This hungry “mass” could well be a ball of energy or some space anomaly, there is no real indication that aliens are part of this verse. Once again, not having read the novels that the series is based on, any observations are from this version of  James S. A. Corey’s world  (aka Daniel Abraham and Ty Franck).

Clever nods and winks to other science fiction works aside, this world appears bleak and life is, apparently, cheap and very disposable.  This is pointed out when the ship that Holden is on received Julie Mao’s SOS.  The crew on the bridge, consisting of the ship’s captain and the new XO all vote to ignore the distress beacon and erase it from the freighter’s logs. All done in a matter of seconds.

Only later does Holden rethink what he has done and recovers the erased log entry forcing the ship to answer the beacon.

The Expanse - Season 1
Jay Hernandez and Thomas Jane as Havelock and Miller two of Ceres’ finest.

Viewers expecting a fast-paced,  action-packed space opera will be disappointed. The Expanse is moving slowly forward taking its time introducing the players and the plot. The series premiere, which can be seen now via the Internet with VoD and on SyFy’s site, will debut properly Monday, December 14.

This looks pretty impressive, if not a bit slow, tune in and see what you think.

Mr Robot: Hello Friend USA Network Equals Falling in Love Again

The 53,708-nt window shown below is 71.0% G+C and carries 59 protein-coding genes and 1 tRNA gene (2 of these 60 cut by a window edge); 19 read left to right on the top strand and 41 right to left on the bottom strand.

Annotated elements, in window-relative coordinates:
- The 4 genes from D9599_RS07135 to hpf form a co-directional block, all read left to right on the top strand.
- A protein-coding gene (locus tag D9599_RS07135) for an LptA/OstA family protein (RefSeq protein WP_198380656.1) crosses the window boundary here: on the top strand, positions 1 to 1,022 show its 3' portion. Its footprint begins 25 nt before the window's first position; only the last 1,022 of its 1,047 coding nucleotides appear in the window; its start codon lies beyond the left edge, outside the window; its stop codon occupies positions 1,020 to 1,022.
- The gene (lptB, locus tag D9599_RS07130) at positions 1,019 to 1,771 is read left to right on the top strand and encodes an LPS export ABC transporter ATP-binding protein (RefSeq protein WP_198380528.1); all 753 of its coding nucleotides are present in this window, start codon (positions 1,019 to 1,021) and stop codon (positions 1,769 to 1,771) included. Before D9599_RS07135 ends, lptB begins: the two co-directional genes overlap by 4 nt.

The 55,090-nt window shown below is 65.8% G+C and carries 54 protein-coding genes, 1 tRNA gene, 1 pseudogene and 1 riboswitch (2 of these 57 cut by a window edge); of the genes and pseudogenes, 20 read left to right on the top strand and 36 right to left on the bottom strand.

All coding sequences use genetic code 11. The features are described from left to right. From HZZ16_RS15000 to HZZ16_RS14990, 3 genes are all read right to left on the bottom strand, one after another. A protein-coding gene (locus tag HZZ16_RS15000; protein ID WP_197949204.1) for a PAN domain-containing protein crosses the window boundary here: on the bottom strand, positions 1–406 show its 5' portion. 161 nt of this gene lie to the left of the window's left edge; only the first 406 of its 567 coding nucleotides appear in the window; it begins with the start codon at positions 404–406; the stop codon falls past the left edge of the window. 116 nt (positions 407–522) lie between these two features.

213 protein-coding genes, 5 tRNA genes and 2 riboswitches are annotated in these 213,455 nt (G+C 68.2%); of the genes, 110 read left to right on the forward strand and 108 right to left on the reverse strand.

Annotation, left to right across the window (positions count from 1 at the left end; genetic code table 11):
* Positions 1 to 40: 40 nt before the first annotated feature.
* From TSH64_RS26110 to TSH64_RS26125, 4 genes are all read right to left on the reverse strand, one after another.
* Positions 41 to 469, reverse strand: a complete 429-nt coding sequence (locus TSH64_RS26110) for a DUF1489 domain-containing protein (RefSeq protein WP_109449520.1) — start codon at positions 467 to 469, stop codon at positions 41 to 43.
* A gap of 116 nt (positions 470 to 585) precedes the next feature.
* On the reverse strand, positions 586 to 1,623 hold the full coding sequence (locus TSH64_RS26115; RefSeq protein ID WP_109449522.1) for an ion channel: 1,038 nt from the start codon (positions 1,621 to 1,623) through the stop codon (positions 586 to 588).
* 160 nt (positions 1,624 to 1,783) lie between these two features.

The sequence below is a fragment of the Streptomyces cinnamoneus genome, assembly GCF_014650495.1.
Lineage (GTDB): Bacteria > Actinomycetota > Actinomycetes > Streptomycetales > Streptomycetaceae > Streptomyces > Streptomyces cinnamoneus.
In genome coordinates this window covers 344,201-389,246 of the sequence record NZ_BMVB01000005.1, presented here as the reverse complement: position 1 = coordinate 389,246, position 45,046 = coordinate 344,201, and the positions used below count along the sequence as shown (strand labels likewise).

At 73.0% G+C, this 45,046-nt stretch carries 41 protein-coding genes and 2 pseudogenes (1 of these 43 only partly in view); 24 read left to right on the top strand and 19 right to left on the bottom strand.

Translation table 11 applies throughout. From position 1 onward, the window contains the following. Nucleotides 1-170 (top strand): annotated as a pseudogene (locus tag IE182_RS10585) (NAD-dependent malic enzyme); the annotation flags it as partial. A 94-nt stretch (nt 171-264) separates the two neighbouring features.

Still from Mr Robot with Rami Malek
With all the substandard shows on offer across the plethora of television networks, the appearance of Mr. Robot and its premiere episode of Hello Friend on the USA equals falling in love again. This first look at the new series introduces viewers to Elliot, a gifted schizophrenic, who appears to have a bit of autism in his makeup, who works in cyber security by day and hacks users as a past time.

The hero of the piece, played by Rami Malik (Night of the Museum 1,2,3, Need for Speed) is all “deer in the headlights” wide-eyed and spacey. Not all the time, but at the start of the show his look is a bit disconcerting. Despite this socially inept man’s odd appearance and the fact that he is speaking to an invisible mate, Hello Friend, which is the excuse for Malik’s voice over narration of events, thoughts, and plot line directions; Elliot is likable and the audience are drawn to him. While in real life he could be a bit off putting, in the show the character works.